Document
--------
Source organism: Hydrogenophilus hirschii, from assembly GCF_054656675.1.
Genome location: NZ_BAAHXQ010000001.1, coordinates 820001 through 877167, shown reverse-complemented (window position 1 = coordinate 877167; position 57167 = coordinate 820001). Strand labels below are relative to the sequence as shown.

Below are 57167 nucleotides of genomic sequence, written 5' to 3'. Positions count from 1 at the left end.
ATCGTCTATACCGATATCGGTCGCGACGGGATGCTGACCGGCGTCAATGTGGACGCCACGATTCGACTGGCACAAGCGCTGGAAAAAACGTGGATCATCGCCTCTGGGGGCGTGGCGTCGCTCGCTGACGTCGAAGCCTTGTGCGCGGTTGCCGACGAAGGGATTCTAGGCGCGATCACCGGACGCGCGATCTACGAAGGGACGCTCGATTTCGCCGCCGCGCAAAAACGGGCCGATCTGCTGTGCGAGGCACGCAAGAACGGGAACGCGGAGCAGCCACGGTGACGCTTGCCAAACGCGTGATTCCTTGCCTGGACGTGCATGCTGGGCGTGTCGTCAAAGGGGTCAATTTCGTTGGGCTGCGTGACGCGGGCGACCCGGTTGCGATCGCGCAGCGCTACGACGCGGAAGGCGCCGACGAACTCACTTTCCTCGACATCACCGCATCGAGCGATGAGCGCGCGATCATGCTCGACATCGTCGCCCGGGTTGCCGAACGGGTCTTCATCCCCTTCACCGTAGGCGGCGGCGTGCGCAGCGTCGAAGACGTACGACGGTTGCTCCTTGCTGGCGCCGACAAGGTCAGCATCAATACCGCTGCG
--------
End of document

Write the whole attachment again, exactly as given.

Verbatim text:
Source organism: Hydrogenophilus hirschii, from assembly GCF_054656675.1.
Genome location: NZ_BAAHXQ010000001.1, coordinates 820001 through 877167, shown reverse-complemented (window position 1 = coordinate 877167; position 57167 = coordinate 820001). Strand labels below are relative to the sequence as shown.

Below are 57167 nucleotides of genomic sequence, written 5' to 3'. Positions count from 1 at the left end.
ATCGTCTATACCGATATCGGTCGCGACGGGATGCTGACCGGCGTCAATGTGGACGCCACGATTCGACTGGCACAAGCGCTGGAAAAAACGTGGATCATCGCCTCTGGGGGCGTGGCGTCGCTCGCTGACGTCGAAGCCTTGTGCGCGGTTGCCGACGAAGGGATTCTAGGCGCGATCACCGGACGCGCGATCTACGAAGGGACGCTCGATTTCGCCGCCGCGCAAAAACGGGCCGATCTGCTGTGCGAGGCACGCAAGAACGGGAACGCGGAGCAGCCACGGTGACGCTTGCCAAACGCGTGATTCCTTGCCTGGACGTGCATGCTGGGCGTGTCGTCAAAGGGGTCAATTTCGTTGGGCTGCGTGACGCGGGCGACCCGGTTGCGATCGCGCAGCGCTACGACGCGGAAGGCGCCGACGAACTCACTTTCCTCGACATCACCGCATCGAGCGATGAGCGCGCGATCATGCTCGACATCGTCGCCCGGGTTGCCGAACGGGTCTTCATCCCCTTCACCGTAGGCGGCGGCGTGCGCAGCGTCGAAGACGTACGACGGTTGCTCCTTGCTGGCGCCGACAAGGTCAGCATCAATACCGCTGCG